Following the death of Cathal mac Finguine, Munster was ruled by a series of kings who left little of note to record in the Irish annals. While Donnchad Midi of Clann Cholmáin, chief king of the Uí Néill and High King of Ireland, waged a series of campaigns against the Uí Dúnlainge rulers of Leinster, there was no response from Munster and, according to the annals, Anmchad was the most militarily active Munster king in the middle of the 8th century.[5]

The first record of Anmchad's reign is in 742, the year in which Cathal mac Finguine died. Here the Annals of Ulster and the Annals of Tigernach state the Osraige devastated the lands of Cenél Fiachach and Delbna. These lay across the valley of the River Brosna, between Durrow Abbey and the River Shannon, in modern County Offaly.[6] Probably following this, perhaps in 745, Anmchad defeated the Déisi Mumain, of what is now the east of County Waterford, killing their king Uargus mac Fiachrae.[7] The following year Anmchad defeated and killed the three sons of Cumascrach, but who Cumascrach and his sons were, and the reasons why Anmchad was at war with them are now lost.[8]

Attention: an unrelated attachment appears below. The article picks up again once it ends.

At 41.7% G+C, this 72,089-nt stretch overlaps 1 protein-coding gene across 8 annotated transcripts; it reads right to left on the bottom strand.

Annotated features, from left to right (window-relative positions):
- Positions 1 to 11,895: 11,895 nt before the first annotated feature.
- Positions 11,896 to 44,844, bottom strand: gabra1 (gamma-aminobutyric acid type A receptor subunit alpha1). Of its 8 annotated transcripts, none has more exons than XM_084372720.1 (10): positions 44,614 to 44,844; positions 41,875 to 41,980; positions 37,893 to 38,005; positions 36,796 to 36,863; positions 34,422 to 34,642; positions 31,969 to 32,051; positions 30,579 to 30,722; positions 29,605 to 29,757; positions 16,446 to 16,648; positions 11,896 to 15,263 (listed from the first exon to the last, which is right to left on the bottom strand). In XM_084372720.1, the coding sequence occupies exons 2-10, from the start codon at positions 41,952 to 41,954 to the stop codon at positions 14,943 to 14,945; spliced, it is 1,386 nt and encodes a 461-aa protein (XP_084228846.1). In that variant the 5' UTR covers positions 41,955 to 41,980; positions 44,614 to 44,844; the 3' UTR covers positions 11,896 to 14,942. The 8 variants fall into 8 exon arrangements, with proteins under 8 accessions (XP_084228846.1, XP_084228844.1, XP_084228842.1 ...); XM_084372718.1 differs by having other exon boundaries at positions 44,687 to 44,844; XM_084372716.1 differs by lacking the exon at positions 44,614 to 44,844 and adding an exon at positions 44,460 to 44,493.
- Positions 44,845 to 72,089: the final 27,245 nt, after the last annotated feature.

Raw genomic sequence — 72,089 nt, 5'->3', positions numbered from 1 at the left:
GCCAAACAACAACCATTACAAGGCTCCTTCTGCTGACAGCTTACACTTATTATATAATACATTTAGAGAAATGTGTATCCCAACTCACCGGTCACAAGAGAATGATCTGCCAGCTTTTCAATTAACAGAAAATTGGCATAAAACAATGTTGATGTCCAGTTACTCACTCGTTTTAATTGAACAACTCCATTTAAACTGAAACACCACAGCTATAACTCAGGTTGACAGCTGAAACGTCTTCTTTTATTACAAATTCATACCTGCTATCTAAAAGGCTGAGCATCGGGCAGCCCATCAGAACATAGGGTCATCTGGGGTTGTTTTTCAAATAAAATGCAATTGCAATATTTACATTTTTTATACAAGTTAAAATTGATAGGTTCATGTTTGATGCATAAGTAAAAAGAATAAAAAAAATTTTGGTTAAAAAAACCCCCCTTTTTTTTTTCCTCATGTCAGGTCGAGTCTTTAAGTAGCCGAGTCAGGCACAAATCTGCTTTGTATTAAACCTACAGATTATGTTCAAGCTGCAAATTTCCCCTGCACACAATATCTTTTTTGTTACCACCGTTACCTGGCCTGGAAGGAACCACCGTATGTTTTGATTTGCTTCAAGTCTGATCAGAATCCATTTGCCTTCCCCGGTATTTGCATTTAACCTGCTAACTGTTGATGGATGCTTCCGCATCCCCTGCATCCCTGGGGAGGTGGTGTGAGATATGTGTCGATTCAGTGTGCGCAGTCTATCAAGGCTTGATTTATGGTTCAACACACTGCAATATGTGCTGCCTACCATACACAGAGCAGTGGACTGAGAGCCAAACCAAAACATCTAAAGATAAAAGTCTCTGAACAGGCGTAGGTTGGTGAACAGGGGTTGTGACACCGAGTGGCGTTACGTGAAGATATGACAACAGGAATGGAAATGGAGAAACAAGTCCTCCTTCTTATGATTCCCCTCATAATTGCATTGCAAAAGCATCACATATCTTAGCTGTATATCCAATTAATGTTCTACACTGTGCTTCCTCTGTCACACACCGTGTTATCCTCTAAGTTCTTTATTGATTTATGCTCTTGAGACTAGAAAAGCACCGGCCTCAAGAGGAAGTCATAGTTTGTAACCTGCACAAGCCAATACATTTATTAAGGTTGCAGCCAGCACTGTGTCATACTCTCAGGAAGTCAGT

The principal target of Anmchad's later wars was Leinster, and in particular the kingdoms and peoples of southern Leinster, modern County Carlow, chief among which were Uí Bairrche Tire and Uí Cheinnselaig. It may be that the battle at Inis Snaic which Anmchad won, against whom is not stated, recorded in about 750, concerned Leinster.[9] in 754 when the Osraige ravaged a territory to their east known as Fotharta Fea, in the eastern portion of modern Carlow.[10] In 759, and again in 761, Anmchad fought at Belach Gabraín—the pass of Gowran—the main route between south Leinster and Osraige. Both times he defeated the Leinstermen, and in the second battle Donngal mac Laidcnén, king of Uí Cheinnselaig, was killed.[11]